Putting flowers on the map: Quantifying patio-temporal patterns in floral resources for pollinators
By: Melanie Kammerer | 10/13/2021
USDA-ARS, ORISE Fellow, SCINet Pollinator Working Group
Melanie is an ORISE Fellow within the SCINet Office. Melanie completed her PhD in Ecology at Penn State University where she studied landscape and climate drivers of Wild Bee Communities. She leads the SCINet Pollinator Working Group.
Flowers provide critical nectar and pollen resources to support foraging, learning and memory, and reproduction of pollinating insects, but there are very few large-scale maps of floral resources for pollinators. As part of my post-doctoral research supported by SCINet, I am developing a data-driven method to map floral resources at large geographic extents by scaling-up field observations of plant communities. My colleagues and I are integrating previously disparate datasets that describe ‘who, when, where, and how much’ flowering occurs in 23 habitat types in the Northeast USA.
Our approach is unique because it generates relatively fine-scale temporal predictions of floral area over large spatial extents, relevant for apicultural, agricultural, and conservation decisions. With this large, integrated dataset on flowering, for a given location in the Northeast, we can estimate monthly (or even weekly) quantities of flowers available for pollinators across a. Some wild-bee species are active for a very short segment of the growing season but forage up to 1-5km from their nests (or more in times of resource scarcity), necessitating a combination of fine temporal and broad spatial data. This work will enable researchers, land owners, and conservation professionals to identify temporal and spatial gaps in available flowers and design pollinator plantings to mitigate resource scarcity (recently highlighted as federal research priority in the 2021 USDA Annual Strategic Pollinator Priorities and Goals Report.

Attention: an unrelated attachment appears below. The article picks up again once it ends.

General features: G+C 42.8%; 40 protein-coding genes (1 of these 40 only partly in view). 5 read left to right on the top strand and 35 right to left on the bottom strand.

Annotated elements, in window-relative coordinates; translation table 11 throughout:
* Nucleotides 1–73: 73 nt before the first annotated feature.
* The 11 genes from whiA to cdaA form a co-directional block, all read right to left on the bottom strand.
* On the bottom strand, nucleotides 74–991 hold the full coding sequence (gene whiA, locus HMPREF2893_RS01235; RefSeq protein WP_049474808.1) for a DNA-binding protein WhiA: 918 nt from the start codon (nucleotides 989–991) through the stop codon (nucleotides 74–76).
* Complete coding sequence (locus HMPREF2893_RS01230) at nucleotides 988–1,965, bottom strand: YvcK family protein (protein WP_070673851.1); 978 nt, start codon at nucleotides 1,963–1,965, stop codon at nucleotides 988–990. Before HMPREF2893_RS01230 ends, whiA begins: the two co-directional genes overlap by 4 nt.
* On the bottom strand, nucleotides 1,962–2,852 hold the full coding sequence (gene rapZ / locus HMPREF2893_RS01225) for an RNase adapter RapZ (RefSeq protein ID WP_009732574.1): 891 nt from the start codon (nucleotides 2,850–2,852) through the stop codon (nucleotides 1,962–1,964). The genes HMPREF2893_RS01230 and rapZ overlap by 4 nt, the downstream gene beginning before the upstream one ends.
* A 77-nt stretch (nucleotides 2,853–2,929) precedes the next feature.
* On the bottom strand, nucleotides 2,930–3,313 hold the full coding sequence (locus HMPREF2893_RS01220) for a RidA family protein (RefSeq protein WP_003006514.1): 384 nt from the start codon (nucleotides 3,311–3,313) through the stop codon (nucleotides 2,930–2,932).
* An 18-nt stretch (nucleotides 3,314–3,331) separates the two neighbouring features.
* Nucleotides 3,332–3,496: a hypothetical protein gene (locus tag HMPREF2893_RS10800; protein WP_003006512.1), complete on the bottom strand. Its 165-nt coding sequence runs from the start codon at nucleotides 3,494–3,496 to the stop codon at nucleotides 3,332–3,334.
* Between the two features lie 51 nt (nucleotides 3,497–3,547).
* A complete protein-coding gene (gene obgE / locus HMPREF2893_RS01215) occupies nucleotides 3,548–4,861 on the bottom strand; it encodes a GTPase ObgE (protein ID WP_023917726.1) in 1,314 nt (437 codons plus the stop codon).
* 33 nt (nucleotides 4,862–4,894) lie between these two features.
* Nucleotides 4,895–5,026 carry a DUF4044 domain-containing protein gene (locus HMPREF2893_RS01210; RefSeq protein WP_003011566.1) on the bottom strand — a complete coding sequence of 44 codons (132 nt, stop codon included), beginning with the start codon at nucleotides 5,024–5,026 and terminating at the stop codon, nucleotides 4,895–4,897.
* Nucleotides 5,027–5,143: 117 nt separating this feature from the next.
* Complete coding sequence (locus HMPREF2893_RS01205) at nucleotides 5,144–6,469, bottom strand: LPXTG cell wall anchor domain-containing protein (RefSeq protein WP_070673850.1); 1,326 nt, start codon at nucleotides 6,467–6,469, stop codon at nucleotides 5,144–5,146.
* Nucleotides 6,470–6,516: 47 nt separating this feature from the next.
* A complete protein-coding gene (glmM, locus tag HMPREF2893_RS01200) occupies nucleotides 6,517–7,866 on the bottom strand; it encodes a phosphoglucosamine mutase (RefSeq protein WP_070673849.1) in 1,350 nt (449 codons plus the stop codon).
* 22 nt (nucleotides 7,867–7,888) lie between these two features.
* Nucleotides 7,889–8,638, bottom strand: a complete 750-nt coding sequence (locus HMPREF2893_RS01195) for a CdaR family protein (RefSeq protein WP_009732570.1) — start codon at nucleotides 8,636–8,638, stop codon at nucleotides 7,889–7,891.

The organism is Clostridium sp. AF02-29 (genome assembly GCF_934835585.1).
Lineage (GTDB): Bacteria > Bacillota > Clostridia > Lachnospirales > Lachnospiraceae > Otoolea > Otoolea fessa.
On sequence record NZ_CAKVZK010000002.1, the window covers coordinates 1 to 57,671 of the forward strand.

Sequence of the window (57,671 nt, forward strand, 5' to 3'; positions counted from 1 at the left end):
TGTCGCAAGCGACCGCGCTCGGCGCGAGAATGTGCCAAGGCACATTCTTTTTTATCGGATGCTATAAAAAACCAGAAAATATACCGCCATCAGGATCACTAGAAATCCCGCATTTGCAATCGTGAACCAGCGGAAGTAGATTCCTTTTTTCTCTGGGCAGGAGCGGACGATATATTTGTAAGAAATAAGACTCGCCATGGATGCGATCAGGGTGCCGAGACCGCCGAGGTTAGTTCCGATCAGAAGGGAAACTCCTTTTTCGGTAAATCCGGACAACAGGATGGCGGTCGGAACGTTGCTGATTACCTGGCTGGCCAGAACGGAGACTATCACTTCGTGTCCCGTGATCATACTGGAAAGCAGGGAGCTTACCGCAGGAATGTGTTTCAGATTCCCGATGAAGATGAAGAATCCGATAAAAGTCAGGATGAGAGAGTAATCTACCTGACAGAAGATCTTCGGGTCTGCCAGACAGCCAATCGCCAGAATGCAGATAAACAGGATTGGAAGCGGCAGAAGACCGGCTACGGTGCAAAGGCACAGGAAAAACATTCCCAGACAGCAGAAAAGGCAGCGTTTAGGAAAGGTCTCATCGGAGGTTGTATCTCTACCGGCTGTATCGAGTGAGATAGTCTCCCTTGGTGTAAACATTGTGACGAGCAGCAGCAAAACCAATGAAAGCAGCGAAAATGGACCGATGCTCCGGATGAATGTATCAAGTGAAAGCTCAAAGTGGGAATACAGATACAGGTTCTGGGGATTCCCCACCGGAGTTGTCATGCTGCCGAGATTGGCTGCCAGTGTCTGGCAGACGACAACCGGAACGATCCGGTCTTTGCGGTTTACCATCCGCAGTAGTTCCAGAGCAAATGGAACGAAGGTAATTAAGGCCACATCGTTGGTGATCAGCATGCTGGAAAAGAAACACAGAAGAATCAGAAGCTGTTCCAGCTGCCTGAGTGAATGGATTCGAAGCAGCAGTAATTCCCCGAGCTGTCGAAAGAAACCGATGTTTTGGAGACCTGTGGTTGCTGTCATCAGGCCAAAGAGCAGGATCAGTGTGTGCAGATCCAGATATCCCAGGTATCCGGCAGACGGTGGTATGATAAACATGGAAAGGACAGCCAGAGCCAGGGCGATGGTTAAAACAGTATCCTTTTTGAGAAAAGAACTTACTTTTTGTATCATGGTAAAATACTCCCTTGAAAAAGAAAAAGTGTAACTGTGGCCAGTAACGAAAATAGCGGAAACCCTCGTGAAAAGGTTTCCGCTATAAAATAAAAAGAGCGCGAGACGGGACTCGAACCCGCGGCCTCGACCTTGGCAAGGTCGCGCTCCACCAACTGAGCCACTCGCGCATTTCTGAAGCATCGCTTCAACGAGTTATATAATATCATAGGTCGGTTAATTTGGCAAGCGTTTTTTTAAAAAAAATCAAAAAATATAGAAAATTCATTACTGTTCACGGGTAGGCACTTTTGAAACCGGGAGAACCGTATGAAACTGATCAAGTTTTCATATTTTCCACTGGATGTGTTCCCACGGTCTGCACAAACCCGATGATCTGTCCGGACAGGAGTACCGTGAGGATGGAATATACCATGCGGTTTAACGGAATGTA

SCINet note: Our team used SCINet’s Atlas HPC to create national habitat maps that we could combine with field surveys to map floral area. This workflow involved merging two pre-existing habitat maps (USDA NASS Cropland Data Layer with the LANDFIRE National Vegetation Classification). Using the Atlas ‘big memory’ nodes, we completed the geospatial merge for the conterminous United States in less than one day which will allow us to create annual habitat maps for multiple years (2010-2020 expected output).